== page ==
Jan 012018
 
TSR swapping utility. Swaps out application when dropping to DOS. Allows large programs to be run, only takes up 9k.
File SWELL100.ZIP from The Programmer’s Corner in
Category Utilities for DOS and Windows Machines
TSR swapping utility. Swaps out application when dropping to DOS. Allows large programs to be run, only takes up 9k.
File Name File Size Zip Size Zip Type
MM.EXE 9773 6530 deflated
README.DOC 1962 945 deflated
SWELL.DOC 32659 9132 deflated
SWELL.EXE 19161 11539 deflated
SWELLCFG.EXE 10661 6181 deflated

Download File SWELL100.ZIP Here

Contents of the README.DOC file


SWELL is a powerful TSR (terminate-stay-resident) utility for users
who need to shell from one programme to another and find themselves
short of Random Access Memory.

SWELL allows you to SHELL infinitely from one programme to another
and then back again through the conventional EXIT command. Without
SWELL you must hold the parent programme in RAM when you SHELL to
the next level. This means you will inevitably run out of memory if
you continue to SHELL from the PARENT to the CHILD to the GRANDCHILD
to the GREATGRANDCHILD and so. However, with SWELL the memory
requirements of each PARENT are swapped off to the disk of your
choice as you SHELL through the generations INFINITELY!

As you begin to EXIT back up the generation tree, SWELL will reload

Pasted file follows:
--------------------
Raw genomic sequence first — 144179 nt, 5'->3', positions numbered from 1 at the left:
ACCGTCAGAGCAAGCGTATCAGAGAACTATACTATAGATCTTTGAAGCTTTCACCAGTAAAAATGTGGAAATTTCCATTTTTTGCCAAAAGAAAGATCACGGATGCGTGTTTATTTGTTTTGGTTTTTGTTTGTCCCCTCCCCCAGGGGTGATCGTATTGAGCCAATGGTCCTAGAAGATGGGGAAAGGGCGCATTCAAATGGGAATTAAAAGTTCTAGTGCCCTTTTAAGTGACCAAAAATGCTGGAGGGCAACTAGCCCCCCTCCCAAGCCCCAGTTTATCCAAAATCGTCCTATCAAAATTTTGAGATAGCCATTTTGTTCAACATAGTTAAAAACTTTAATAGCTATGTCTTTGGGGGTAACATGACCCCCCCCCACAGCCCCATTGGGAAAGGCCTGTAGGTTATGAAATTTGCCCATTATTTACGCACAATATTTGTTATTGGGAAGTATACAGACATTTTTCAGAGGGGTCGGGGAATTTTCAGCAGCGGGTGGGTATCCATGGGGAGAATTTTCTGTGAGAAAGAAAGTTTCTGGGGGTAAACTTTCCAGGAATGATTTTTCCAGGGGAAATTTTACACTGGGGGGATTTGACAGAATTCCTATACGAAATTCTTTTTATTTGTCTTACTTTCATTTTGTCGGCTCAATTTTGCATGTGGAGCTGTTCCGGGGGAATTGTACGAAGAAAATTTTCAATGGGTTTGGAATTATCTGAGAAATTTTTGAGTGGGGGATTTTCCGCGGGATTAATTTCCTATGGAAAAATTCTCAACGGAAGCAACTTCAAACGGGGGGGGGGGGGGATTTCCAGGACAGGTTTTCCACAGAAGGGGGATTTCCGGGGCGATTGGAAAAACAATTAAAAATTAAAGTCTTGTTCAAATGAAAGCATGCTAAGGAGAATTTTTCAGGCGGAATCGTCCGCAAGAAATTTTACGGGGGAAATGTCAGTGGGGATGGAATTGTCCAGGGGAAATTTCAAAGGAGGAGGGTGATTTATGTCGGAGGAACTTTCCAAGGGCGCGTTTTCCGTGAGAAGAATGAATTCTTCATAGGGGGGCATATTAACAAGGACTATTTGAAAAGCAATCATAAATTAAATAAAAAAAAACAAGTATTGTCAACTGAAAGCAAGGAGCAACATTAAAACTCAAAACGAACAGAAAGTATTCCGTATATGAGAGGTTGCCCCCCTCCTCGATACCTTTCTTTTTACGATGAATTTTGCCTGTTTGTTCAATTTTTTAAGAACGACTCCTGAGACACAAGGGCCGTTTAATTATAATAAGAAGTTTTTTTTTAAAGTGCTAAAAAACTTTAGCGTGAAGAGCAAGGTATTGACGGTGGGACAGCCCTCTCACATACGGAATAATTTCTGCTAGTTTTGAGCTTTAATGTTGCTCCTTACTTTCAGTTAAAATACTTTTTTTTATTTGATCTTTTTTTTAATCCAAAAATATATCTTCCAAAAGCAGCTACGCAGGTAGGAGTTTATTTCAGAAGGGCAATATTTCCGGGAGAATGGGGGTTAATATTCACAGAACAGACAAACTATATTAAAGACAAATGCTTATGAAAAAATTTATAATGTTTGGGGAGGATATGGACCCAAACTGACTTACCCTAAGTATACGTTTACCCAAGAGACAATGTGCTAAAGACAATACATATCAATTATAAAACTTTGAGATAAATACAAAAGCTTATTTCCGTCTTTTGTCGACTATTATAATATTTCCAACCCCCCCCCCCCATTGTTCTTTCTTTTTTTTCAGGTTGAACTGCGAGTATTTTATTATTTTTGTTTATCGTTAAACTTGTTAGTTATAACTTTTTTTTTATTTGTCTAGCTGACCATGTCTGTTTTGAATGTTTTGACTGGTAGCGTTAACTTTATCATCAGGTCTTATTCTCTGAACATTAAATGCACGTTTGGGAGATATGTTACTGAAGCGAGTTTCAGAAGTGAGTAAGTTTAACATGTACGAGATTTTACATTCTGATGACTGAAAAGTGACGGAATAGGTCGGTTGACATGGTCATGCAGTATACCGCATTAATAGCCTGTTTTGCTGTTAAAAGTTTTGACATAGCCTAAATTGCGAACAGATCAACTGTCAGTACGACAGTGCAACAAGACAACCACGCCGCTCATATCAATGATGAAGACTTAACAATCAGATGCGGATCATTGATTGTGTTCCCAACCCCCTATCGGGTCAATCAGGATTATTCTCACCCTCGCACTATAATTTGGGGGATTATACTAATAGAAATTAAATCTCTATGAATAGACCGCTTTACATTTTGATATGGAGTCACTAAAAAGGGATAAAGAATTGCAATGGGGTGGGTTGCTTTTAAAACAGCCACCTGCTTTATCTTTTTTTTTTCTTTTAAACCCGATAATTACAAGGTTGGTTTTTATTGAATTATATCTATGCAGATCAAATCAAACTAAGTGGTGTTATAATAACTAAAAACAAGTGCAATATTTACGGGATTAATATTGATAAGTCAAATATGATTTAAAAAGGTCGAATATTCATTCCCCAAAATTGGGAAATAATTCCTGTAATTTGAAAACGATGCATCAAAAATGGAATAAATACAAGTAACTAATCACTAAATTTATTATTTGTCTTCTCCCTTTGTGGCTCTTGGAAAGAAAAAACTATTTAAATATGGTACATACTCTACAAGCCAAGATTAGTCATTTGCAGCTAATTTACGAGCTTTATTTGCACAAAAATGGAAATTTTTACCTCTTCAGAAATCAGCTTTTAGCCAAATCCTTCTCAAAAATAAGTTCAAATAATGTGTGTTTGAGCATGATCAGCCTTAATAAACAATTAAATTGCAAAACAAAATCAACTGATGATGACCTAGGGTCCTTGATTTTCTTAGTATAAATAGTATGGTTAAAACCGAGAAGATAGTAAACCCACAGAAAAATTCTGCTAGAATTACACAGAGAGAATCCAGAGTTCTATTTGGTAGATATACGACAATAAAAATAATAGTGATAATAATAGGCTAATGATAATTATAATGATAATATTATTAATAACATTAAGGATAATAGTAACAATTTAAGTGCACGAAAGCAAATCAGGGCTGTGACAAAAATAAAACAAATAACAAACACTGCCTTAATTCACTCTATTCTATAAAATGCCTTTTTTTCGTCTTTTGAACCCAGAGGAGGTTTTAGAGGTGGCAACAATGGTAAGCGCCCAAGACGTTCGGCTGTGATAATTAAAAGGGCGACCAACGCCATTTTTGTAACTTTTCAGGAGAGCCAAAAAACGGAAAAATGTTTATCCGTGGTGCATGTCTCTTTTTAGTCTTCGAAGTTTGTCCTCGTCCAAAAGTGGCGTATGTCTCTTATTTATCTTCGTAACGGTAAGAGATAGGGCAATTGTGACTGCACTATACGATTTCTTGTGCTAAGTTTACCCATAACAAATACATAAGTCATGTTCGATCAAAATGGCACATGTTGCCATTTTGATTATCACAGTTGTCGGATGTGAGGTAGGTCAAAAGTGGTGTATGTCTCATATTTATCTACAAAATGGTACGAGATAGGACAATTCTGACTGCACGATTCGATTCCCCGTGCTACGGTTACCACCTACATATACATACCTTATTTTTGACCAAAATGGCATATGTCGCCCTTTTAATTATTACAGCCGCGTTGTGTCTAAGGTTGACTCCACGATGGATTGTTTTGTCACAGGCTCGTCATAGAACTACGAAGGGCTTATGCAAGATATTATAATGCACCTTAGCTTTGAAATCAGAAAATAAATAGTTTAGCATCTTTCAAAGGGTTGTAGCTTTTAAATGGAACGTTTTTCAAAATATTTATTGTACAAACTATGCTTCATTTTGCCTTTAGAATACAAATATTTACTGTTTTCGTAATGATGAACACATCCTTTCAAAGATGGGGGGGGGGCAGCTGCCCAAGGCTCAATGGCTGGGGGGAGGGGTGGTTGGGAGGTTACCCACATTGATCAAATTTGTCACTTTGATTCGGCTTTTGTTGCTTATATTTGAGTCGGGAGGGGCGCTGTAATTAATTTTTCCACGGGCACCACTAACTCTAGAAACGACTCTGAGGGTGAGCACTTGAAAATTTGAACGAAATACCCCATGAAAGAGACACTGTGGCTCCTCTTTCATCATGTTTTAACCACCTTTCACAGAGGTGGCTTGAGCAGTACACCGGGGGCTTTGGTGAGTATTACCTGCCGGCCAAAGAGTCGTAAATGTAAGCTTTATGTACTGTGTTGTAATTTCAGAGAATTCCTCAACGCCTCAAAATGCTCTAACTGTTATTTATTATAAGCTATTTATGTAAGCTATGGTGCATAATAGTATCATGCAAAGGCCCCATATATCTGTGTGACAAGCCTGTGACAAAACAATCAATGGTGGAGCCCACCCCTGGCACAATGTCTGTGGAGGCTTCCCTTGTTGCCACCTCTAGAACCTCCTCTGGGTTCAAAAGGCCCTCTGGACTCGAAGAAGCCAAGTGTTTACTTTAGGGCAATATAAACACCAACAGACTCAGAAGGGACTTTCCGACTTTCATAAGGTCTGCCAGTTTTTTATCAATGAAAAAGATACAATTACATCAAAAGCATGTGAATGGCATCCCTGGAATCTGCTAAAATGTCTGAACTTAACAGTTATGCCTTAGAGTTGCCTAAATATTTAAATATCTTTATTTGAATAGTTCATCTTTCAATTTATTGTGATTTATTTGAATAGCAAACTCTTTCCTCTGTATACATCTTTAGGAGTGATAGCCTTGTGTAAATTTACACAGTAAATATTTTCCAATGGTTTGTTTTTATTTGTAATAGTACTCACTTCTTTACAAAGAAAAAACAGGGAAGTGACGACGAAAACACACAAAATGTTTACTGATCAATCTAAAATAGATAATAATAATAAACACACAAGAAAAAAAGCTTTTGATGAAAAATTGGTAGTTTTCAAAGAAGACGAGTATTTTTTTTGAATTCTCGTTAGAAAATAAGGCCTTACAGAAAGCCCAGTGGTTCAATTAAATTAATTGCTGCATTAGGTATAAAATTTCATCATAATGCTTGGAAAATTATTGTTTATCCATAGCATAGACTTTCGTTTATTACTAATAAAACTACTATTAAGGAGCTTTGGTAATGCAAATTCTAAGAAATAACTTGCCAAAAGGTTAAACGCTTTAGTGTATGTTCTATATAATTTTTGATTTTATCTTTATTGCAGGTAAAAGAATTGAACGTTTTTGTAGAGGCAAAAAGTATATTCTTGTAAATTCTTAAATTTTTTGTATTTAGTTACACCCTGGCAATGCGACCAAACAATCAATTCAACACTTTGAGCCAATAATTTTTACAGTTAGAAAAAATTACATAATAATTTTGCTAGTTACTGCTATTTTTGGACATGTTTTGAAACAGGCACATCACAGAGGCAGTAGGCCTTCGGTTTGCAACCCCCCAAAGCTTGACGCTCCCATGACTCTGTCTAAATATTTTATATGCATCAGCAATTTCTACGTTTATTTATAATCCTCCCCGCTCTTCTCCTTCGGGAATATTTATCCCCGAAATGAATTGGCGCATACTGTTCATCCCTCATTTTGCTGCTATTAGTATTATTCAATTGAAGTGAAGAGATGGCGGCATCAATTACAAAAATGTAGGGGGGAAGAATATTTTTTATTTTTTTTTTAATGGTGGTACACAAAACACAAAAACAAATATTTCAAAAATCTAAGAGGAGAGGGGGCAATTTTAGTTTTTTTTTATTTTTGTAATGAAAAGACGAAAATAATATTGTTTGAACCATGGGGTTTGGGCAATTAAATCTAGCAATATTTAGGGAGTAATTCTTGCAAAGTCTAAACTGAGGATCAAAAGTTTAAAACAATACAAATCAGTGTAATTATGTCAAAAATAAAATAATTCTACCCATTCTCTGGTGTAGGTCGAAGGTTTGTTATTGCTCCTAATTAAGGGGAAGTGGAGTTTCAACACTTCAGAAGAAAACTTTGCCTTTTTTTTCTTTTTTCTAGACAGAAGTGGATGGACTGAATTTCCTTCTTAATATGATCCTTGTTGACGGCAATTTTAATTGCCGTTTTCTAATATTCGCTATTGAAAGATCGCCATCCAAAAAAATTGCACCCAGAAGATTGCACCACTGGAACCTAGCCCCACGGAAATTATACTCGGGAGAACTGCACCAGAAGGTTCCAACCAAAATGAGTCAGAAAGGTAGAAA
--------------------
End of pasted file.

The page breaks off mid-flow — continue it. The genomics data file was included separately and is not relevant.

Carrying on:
each successive parent programme back into RAM.

In addition to user-invoked SHELLS, SWELL works equally well with
any programme that calls separate routines without your knowledge.
For those of you working with compilers, you know how much memory
you can need! Well SWELL makes the problem go away painlessly by
swapping off memory.

Since SWELL swaps RAM memory to disk, you may wish to have SWELL
swap memory requirements to a RAM disk to increase the speed.
Generally you should allow around 512 K of free space in the RAM
disk you have SWELL swap memory to. However, THERE IS NO LIMIT to
the amount of memory SWELL can swap off. It is limited only by the
available space on disk (real or virtual).

There are some cautionary notes to consider when using SWELL. Any
TSR loaded after SWELL will be declared a "non-event". This means
that you should load SWELL last (particularly if you are going to
use SWELL in your autoexec.bat file).

For ordering information, or a more technical explanation of
SWELL.EXE, read the SWELL.DOC file.



 January 1, 2018  Add comments

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